Pro’s & Con’s of the Oregon Bond Program

As mortgage lenders continue to restrict their lending guidelines in response to the “subprime fallout” it is no wonder that mortgage originators are increasing their reliance on FHA & state sponsored first time home buyer programs to fill the void.

In Oregon we have the Oregon Bond program ( This particular program is offered through the Oregon Housing and Community Department and is funded through tax-exempt mortgage revenue bonds.

On the surface, the Oregon Bond program appears to be the “end all, be all” program for ANY first time home buyer. However, it is my goal with this blog post to inform you of the positive and negative aspects of this loan option.

*Low/ No down payment requirement- The Oregon Bond program has two down payment options for first-time home buyers. The first option called the “Rate Advantage” has a lower interest rate and carries a minimum down payment requirement of 3%. The second option called the “Cash Advantage” requires 0% down on the part of the home buyer. However, at the time of this posting the Cash Advantage program was temporarily suspended.

*Interest Rate- The Oregon Bond Program has a very attractive interest rate. At the time of this blog posting a borrower could lock in a 30 year fixed rate @ 5.75% for the Rate Advantage option. This is about .375% less than a comparable FHA option.

*Flexible credit approval- Like the FHA loan program the Oregon Bond loan can be fairly flexible in terms of an applicants credit score. Unlike conventional loans there are not adverse rate adjustments for applicants with lower credit scores.

*Mortgage Insurance: The Oregon Bond loan program carries fairly expensive mortgage insurance requirements. Just like the FHA loan the mortgage insurance is structured with a 1.50% upfront mortgage insurance premium that gets financed into the loan plus a .50% monthly premium that is built into the monthly payment. For example, a $200,000 loan would get financed @ $203,000 to fund a $3,000 mortgage insurance policy at closing plus $83.33 per month.

*Recapture Provision: This provision is often overlooked by borrowers and loan originators but it can be a costly oversight. With an Oregon bond loan the home buyer may be subject to a recapture tax when the home is sold in the future. For a detailed explanation of this provision I would encourage you to research it at the Oregon Bond website. I will do my best to explain it here. The recapture tax is collected at a rate as high as 6.25% of the original loan amount if the home is sold within the first 9 years of the loan at a higher price than it was initially purchased for if the loan holder’s income exceeds a certain threshold (currently about $70,000) at the time of sale. For example, a home buyer takes a loan out for $200,000 today to buy a home for $225,000. In 5 years, they decide to sell their home. At that time they sell their home for $275,000. If their household income at that time exceeds the threshold (determined at that time) then they would owe $12,500 (6.25% of $200,000) in recapture tax, even if they had refinanced during the course of owning the home.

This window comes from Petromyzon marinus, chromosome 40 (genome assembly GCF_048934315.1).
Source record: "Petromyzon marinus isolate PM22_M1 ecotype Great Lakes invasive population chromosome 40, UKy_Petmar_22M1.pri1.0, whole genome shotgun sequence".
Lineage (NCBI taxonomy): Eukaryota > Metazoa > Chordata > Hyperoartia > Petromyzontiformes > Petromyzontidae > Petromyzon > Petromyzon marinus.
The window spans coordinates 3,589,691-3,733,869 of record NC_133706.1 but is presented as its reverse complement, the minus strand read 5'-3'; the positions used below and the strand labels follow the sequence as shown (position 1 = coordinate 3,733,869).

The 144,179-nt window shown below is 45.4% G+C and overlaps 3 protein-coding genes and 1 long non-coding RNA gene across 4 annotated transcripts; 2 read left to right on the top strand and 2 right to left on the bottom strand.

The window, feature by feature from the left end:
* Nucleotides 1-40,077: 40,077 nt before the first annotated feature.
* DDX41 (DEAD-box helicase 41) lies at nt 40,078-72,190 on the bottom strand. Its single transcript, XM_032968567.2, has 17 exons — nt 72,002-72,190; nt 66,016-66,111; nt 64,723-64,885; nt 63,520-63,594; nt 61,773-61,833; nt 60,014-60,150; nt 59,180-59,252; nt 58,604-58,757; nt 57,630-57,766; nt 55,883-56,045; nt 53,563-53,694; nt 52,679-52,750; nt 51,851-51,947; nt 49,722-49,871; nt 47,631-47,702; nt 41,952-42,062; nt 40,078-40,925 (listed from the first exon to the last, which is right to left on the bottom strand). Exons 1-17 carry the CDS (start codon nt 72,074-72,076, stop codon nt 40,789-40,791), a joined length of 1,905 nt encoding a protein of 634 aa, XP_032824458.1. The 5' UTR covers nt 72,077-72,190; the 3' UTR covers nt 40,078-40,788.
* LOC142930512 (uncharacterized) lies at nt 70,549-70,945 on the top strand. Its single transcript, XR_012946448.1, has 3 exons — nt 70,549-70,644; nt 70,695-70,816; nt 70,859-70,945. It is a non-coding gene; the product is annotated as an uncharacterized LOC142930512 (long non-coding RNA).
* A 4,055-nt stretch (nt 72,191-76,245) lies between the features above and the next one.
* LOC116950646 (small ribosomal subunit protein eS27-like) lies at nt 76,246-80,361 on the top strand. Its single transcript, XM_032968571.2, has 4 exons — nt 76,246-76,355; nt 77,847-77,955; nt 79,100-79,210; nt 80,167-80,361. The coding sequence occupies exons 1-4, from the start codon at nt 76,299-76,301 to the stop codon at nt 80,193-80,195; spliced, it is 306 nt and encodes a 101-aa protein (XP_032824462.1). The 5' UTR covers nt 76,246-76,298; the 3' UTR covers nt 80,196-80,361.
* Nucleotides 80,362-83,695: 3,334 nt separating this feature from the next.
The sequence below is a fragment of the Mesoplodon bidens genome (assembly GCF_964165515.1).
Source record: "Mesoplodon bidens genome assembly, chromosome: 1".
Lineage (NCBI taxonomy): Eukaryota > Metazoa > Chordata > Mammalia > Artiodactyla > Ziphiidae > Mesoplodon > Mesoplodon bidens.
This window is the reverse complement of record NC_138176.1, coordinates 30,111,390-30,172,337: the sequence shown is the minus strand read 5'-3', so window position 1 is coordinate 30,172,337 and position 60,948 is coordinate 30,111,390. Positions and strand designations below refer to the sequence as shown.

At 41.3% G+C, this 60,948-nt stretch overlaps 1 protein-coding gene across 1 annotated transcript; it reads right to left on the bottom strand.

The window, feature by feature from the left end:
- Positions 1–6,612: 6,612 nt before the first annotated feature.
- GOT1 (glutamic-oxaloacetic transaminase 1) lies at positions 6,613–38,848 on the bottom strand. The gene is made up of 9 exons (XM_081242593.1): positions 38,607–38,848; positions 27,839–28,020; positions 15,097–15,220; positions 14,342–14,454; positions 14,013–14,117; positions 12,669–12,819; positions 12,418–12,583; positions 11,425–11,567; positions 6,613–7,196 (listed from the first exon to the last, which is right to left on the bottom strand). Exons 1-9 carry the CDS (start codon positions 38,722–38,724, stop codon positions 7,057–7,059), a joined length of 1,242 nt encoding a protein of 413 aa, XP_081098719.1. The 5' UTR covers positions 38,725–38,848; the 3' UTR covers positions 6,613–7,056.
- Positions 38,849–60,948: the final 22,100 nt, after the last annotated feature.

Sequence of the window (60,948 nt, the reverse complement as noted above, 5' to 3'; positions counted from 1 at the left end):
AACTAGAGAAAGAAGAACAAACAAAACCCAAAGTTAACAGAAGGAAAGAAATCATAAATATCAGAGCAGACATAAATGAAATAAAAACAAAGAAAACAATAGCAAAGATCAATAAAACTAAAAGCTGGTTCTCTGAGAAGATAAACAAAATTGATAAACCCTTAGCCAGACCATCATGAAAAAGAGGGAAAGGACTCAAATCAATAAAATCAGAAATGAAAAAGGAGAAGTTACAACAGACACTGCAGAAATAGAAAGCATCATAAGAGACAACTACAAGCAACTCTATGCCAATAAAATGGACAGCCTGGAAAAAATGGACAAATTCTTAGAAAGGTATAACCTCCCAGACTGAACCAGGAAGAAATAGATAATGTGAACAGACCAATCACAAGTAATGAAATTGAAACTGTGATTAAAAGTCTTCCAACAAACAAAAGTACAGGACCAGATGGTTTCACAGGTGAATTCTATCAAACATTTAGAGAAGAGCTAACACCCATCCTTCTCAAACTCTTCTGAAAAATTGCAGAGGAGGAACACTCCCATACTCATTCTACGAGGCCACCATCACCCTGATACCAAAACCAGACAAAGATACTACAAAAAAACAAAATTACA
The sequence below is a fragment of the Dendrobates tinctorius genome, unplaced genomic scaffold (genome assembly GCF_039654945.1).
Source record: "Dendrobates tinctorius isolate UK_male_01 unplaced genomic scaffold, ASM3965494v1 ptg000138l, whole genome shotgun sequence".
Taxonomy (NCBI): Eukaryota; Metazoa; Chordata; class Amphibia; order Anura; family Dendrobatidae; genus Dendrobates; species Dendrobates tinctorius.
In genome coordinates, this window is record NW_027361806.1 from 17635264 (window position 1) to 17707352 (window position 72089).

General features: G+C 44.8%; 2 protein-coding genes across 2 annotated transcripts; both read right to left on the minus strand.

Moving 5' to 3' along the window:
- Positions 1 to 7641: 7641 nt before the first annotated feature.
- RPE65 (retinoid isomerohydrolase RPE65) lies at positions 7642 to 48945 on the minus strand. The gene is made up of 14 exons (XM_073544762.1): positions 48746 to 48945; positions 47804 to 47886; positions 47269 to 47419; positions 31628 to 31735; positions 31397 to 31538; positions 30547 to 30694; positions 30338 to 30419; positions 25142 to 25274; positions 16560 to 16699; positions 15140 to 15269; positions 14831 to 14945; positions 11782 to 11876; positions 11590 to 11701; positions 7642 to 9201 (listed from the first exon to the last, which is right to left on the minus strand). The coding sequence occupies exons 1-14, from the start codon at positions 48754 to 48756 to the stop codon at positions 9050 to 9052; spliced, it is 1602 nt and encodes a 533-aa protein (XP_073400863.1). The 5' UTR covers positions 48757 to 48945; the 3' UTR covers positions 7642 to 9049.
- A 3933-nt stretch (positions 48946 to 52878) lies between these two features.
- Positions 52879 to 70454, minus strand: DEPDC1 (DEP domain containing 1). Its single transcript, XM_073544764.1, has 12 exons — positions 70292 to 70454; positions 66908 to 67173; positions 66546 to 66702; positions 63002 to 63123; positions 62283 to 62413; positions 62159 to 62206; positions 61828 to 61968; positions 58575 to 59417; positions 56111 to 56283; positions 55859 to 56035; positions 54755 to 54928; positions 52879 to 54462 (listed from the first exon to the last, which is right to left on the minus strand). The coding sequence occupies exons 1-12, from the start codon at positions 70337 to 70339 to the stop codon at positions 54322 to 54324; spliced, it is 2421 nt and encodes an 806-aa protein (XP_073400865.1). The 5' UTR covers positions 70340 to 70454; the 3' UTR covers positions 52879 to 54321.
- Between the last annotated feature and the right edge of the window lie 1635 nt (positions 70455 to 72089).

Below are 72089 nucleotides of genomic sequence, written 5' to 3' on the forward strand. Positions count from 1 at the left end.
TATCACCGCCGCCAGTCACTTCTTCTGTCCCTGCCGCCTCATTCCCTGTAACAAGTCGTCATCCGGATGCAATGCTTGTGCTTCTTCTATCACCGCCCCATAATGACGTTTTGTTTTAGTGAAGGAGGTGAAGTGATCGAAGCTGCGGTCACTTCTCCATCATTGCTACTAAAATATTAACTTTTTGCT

*Inflexible guidelines: Although the Oregon Bond program is flexible in some degree (mostly credit and down payment) it is considered to be inflexible in other areas. For example, the program requires a 2-year work history in the same industry and school does not count. for many home buyers they have only been out of school for less than 2 years. These borrowers would not qualify for an Oregon Bond program but may qualify for FHA loans. Furthermore, there is a very limited set of Oregon Bond lenders to choose from. Therefore, an Oregon Bond application is subject to the underwriting tendencies of a few different lenders. This differs greatly from FHA where we can originate almost anywhere.

*Income limits: Unlike the FHA loan program the Oregon Bond loan program REQUIRES that an applicant be a first time home buyer (defined as not having owned in the previous 3 years) & may not have a household income that exceeds a certain level (depending on the county that the property is in). For the Portland-Metro area the income threshold is about $70,000 at the time of this post.

*Processing: Oregon Bond programs have to be reviewed by the lender and the state of Oregon. Typically speaking the process for getting an Oregon Bond loan is much more cumbersome and time consuming than a traditional FHA loan. We like to ask for 45-60 days to get an Oregon bond loan done whereas we can do FHA loans in a much shorter time frame.

One Response to “Pro’s & Con’s of the Oregon Bond Program”

  1. One other “con”:

    There is much concern in the social care and development community around such programs. While they are advertised as a program designed to help hurting, lower income families, the funds are often sopped up by upwardly mobile urbanites who want to jump on a great “deal”. This reality has undermined the very social benefit that such programs were designed to ensure.

    This is why these programs are not very attractive on the “back end” (recapturing, controlling investment options, etc.), because they are designed for people who could not get financing any other way.

    For those who can afford other forms of financing, it is better to leave such programs for those who really need them.

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